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Tipping Points

Knowing when to take a leap into something new.

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I’m so glad New Year’s resolutions have been debunked. Are you on this train yet? If not, get there. All your carefully laid plans to eat right and exercise, if they come true, won’t meet fruition thanks to a resolution. In fact, if you want a new habit to stick at all, you’d better devote 66 days, on average, and a prayer.

Actually, skip the prayer – research shows social support isn’t what helps us stick with new habits. Readiness to change and self-efficacy, according to one study, are the true predictors of success. Nagging, as we all know, also doesn’t have much impact.

We’re at the point where most people have given up on their resolutions anyway. That’s kind of a relief to me because watching other people put their resolutions into action makes me a little anxious. I worry I’ve missed my big chance to take up CrossFit and get really ripped by August.

But that doesn’t mean you’re off the hook.

Just as 2013 and 2014 saw a marked increase in new construction and renovation, particularly in print-employing fields like retail and hospitality, I think 2015 will heighten the uptick in utilization of print services.

With print shops scrambling to jump on one of the newest bandwagons – interior design, fabric printing, ceramics, and more – the question becomes not whether to jump, but when. That leap – buying your first fabric printer, or nixing billboard jobs once and for all – that’s the tipping point.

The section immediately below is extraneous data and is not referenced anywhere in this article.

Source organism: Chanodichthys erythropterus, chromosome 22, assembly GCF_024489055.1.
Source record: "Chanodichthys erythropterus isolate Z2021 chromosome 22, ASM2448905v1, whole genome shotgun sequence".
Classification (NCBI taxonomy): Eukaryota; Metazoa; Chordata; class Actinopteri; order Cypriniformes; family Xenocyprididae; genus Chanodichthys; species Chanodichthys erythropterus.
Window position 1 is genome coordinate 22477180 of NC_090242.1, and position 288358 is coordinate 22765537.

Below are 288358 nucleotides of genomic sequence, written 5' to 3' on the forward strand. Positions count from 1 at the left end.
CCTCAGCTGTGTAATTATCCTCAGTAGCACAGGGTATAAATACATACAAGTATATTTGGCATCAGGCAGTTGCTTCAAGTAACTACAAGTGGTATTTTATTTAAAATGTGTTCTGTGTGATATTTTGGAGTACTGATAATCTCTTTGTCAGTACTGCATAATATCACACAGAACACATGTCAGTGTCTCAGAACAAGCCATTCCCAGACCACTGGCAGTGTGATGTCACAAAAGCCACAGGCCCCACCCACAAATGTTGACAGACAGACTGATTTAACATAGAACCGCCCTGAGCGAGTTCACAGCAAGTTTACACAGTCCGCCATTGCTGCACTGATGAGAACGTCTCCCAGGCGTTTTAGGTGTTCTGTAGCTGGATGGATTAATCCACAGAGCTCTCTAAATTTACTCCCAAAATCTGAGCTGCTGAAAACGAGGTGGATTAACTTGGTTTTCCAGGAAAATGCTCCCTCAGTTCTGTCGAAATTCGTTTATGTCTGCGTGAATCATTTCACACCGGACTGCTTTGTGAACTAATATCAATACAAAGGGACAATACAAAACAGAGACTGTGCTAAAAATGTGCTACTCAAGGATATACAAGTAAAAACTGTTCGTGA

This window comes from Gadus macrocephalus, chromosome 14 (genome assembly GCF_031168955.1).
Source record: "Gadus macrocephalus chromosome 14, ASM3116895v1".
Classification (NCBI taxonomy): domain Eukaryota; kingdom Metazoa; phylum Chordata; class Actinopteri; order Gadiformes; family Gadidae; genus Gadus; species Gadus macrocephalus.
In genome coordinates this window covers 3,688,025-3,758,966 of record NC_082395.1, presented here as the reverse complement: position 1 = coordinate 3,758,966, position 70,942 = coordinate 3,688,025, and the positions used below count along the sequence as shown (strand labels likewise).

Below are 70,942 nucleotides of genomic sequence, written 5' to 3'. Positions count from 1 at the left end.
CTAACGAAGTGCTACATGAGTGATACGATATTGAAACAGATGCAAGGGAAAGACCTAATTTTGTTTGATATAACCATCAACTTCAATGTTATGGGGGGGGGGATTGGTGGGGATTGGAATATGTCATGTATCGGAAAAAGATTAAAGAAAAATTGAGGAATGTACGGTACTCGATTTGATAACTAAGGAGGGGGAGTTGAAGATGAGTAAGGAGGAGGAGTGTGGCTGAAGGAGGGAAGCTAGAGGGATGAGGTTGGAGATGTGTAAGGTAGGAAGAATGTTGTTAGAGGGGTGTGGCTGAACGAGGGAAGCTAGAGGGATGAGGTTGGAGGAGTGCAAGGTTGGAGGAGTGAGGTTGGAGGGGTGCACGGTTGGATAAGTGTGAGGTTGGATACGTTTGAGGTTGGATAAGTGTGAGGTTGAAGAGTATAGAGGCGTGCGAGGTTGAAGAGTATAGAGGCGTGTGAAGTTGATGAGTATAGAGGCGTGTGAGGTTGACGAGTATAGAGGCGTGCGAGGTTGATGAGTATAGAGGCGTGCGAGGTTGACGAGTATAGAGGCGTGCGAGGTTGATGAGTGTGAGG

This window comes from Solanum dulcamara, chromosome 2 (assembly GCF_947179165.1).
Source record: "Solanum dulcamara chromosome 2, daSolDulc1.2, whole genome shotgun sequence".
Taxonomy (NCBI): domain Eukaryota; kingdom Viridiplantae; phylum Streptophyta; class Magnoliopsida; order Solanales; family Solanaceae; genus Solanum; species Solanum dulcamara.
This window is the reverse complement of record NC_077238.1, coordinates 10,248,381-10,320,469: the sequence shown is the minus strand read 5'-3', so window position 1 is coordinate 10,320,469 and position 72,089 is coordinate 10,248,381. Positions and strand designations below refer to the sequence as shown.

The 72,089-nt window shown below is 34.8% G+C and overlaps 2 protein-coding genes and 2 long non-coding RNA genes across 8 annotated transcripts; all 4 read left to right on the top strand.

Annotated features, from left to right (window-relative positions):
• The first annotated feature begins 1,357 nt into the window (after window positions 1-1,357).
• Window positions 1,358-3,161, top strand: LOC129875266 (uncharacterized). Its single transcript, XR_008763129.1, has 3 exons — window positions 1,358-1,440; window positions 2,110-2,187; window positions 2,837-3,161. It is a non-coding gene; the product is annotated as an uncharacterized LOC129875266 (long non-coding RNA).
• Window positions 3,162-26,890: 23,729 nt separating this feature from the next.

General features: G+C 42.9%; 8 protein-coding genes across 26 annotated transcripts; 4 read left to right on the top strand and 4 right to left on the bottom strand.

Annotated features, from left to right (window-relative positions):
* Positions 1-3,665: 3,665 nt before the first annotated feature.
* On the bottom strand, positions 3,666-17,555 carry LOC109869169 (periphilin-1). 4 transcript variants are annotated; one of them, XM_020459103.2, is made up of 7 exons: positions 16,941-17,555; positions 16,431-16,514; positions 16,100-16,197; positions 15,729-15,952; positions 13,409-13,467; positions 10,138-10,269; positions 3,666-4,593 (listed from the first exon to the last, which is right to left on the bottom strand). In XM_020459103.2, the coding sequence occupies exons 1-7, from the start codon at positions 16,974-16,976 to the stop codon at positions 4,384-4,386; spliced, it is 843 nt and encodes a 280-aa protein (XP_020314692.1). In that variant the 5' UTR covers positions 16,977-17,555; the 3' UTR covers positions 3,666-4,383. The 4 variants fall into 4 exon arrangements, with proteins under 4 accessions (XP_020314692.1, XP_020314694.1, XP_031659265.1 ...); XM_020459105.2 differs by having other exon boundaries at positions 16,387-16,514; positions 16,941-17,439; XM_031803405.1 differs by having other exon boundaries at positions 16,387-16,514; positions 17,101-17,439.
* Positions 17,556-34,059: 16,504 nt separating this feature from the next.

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Any time things make an about-face change, there’s a rush of anticipation, excitement, even fear, as you face upheaval. There’s that first drag-out-of-bed morning when you join a new gym. There’s the grim moment when you realize your car simply won’t make it through one more winter. And there’s that split-second, just as the dentist turns the drill on, when you remember that our ancestors survived for decades without many teeth at all.

Change is scary.

And while much energy is expended discussing getting up the guts to take risks like hiring new staff, buying new equipment, or investing in training, the true measure of your success is likely laid at the preparation phase.

Have you heard of the hundredth monkey effect? It measures how behaviors spread from group to group – think of it like print shop guys jumping on a bandwagon. At some tipping point, a previously new behavior becomes established. The wide-format equivalent would be a market that becomes saturated. (Poster printing, anyone?) And so the trick is not to be the first monkey, but not to be the one-hundred-and-first, either.

This issue tackles one of those up-and-coming sectors (interior design) and continues our tradition of bringing you a rare glimpse inside the minds of suppliers and manufacturers. Not about their products, but about the trends and tides they’ve seen pulling the market. I hope you’ll use them to guide you to – and through – your next tipping point. Good luck.
 

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